Language Selection

English French German Italian Portuguese Spanish

Review: Ubuntu 5.10 "Breezy Badger"

Filed under
Linux
Reviews

In the short time that I've spent using Ubuntu 5.10 (Breezy Badger), I've really come to like it. The installation was painless, all my hardware was detected and configured correctly, package management was easy, and the clean-cut GNOME desktop is terrific.

I first came across Ubuntu when I reviewed version 5.04 (Hoary Hedgehog) earlier this year. I was pleased with its easy installation process, clean GNOME desktop, and great package management features. Now a new Ubuntu release is out, version 5.10 (Breezy Badger), and we're going to take it for a spin to see if it holds up to the reputation for stability and ease of use that we've come to expect.

Ubuntu follows a six-month release cycle, with each new release being only slightly different than the previous. Which is great for users because this minimizes the potential for unpleasant surprises in new versions. Ubuntu 5.10 builds on the stability of 5.04, and packs in the latest Linux desktop software. This includes GNOME 2.12.1 (desktop), Firefox 1.0.7 (web browser), Evolution 2.4.0 (email client), GAIM 1.5.0 (instant messaging), OpenOffice.org 2.0 beta 1.9.129 (office suite), GIMP 2.2.8 (image manipulation), and X.org 6.8.2. Numerous improvements include better laptop suspend/resume support, a polished graphical bootup process, easier application installation, better multi-language support, and simpler dual-boot configuration.

Installation

Full Review.

More in Tux Machines

Android Leftovers

An Early Look At Linux 4.16 Performance On Five Systems

Here are some preliminary benchmarks of the Linux 4.16 development kernel compared to Linux 4.15 stable on five different systems. Last week I began testing out the Linux 4.16 kernel on a few different boxes and it's been going rather well (sans the ongoing AMD Raven Ridge Linux issues...). For some initial Linux 4.16 kernel benchmarks I have results today to share for a Core i5 6600K, Core i7 6800K, Xeon E3-1280 v5, Core i9 7980XE, and Ryzen 7 1800X as a few of the available boxes for testing. Tests on other hardware and a greater variety of tests will be coming in the days and weeks ahead as Linux 4.16 continues to stabilize. Read more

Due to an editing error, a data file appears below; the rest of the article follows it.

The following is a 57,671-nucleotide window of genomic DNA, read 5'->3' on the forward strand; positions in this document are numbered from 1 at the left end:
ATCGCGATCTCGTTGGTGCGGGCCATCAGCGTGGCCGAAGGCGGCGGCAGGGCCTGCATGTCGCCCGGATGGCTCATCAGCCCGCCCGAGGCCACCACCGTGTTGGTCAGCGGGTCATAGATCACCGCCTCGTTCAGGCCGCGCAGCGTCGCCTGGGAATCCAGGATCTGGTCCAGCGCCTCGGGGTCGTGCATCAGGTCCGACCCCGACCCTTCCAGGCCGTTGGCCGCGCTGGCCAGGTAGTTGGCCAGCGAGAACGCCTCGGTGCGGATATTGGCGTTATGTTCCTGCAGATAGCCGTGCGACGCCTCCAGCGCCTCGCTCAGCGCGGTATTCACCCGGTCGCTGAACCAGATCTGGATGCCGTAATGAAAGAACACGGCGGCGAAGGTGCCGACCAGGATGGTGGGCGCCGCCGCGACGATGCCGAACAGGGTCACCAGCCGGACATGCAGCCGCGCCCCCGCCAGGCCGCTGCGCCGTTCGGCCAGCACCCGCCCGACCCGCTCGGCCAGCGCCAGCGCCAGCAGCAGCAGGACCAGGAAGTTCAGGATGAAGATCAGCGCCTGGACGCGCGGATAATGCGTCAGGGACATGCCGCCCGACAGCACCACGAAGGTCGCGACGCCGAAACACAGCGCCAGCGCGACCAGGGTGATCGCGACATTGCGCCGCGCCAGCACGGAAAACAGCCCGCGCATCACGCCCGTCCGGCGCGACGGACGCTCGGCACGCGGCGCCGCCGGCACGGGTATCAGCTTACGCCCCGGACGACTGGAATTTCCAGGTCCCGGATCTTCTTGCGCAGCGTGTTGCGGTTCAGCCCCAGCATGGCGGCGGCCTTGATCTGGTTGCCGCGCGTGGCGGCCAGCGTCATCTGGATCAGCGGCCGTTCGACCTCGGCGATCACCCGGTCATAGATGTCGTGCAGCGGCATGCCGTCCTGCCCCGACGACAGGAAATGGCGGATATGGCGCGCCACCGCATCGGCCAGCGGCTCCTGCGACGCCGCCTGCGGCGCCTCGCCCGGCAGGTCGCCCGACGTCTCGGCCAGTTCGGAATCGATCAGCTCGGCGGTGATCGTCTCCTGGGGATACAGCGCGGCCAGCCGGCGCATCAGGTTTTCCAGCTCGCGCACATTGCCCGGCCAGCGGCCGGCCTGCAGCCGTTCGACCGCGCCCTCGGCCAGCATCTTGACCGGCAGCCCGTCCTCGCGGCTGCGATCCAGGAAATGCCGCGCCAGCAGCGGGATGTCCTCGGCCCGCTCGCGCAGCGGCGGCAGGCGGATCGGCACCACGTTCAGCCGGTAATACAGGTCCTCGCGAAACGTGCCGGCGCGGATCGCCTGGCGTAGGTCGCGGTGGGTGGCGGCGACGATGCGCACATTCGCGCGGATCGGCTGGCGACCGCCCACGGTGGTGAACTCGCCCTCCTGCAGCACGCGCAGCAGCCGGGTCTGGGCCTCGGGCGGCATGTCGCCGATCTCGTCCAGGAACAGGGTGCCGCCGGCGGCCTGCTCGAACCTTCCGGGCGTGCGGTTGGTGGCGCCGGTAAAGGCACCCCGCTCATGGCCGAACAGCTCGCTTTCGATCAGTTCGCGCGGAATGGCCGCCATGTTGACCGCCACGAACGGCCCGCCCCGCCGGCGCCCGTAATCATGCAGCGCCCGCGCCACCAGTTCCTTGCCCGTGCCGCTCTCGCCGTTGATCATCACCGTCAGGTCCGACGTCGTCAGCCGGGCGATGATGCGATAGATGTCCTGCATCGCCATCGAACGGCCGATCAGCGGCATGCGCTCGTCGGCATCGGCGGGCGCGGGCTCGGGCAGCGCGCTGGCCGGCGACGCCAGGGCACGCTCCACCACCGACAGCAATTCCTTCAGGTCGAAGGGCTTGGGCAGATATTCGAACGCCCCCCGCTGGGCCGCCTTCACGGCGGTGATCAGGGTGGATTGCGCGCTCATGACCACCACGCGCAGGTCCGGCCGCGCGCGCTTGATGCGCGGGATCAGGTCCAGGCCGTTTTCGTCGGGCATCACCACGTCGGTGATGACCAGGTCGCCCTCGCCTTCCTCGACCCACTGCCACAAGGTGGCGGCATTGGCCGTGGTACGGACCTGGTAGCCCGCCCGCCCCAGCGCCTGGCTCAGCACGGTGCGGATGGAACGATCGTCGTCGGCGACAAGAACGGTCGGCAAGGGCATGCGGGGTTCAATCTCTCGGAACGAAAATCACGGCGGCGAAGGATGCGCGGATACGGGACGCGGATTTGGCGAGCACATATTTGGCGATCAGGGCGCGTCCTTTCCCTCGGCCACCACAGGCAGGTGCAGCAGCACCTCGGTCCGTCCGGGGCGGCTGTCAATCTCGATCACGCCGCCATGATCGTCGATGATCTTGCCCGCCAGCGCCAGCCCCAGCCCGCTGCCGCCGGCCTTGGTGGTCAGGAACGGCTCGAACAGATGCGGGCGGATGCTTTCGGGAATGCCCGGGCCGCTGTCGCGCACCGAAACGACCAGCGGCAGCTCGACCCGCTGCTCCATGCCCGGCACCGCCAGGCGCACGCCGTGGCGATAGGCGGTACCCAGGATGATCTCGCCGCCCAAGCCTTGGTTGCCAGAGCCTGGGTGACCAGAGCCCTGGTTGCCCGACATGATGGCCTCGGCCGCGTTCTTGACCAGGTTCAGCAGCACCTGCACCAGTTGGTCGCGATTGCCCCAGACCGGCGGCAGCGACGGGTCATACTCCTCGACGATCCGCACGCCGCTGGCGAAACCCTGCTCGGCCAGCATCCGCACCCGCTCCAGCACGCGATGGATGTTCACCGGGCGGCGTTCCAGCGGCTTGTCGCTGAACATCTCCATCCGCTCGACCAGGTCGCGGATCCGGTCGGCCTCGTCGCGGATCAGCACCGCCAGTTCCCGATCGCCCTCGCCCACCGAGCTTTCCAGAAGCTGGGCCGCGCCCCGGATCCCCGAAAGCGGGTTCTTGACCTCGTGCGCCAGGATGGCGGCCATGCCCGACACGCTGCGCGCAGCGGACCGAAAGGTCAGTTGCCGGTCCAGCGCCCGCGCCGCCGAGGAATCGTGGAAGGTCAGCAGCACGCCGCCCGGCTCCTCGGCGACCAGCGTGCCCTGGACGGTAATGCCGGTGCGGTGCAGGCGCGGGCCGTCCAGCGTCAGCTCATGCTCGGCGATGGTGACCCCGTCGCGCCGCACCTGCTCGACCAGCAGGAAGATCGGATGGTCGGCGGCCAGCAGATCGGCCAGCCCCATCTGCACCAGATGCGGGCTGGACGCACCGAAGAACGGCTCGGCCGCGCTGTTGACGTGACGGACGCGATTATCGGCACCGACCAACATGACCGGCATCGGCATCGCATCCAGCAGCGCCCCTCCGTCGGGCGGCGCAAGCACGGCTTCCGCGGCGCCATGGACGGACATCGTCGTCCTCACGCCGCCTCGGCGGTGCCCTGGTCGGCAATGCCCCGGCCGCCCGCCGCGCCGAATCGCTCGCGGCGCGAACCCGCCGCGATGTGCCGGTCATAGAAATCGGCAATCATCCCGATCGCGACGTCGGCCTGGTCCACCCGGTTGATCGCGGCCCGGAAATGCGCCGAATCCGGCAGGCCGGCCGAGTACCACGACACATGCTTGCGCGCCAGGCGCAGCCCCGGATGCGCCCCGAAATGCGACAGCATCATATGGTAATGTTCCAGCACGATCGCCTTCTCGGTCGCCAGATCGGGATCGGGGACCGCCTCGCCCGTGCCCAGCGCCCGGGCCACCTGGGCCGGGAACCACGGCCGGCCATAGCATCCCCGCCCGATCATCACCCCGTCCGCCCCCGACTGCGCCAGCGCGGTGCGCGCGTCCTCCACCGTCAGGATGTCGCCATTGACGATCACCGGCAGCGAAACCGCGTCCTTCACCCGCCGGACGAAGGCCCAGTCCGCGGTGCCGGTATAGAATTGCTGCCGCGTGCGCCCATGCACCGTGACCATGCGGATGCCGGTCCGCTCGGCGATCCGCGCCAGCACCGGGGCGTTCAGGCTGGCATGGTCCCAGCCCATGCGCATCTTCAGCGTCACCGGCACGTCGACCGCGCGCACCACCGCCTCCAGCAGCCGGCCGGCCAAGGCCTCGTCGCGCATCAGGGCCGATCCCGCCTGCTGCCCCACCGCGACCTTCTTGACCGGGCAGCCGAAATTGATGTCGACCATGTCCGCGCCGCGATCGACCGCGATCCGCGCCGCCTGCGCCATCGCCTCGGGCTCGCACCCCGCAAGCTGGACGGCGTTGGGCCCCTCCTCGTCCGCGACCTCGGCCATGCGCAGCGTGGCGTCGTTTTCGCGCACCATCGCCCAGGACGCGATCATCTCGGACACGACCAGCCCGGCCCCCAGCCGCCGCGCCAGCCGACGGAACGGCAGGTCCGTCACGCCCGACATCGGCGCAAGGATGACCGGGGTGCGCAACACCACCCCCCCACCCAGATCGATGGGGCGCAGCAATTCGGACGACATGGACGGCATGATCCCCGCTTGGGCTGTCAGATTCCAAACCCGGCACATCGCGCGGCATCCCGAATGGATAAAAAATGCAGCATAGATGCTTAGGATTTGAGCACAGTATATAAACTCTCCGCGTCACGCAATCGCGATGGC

Oracle open-sources DTrace under the GPL

Oracle appears to have open-sourced DTrace, the system instrumentation tool that Sun Microsystems created in the early 2000s and which has been beloved of many-a-sysadmin ever since. As noted by developer Mark J. Wielaard, this commit by an Oracle developer shows that something is afoot. Read more

KDE receives 200,000 USD-donation from the Pineapple Fund

KDE e.V. is announcing today it has received a donation of 200,000 USD from the Pineapple Fund. With this donation, the Pineapple Fund recognizes that KDE as a community creates software which benefits the general public, advances the use of Free Software on all kinds of platforms, and protects users' privacy by putting first-class and easy to use tools in the hands of the people at zero cost. KDE joins a long list of prestigious charities, organizations and communities that the Pineapple Fund has so generously donated to. "KDE is immensely grateful for this donation. We would like to express our deeply felt appreciation towards the Pineapple Fund for their generosity" said Lydia Pinscher, President of KDE e.V.. "We will use the funds to further our cause to make Free Software accessible to everyone and on all platforms. The money will help us realize our vision of creating a world in which everyone has control over their digital life and enjoys freedom and privacy". Read more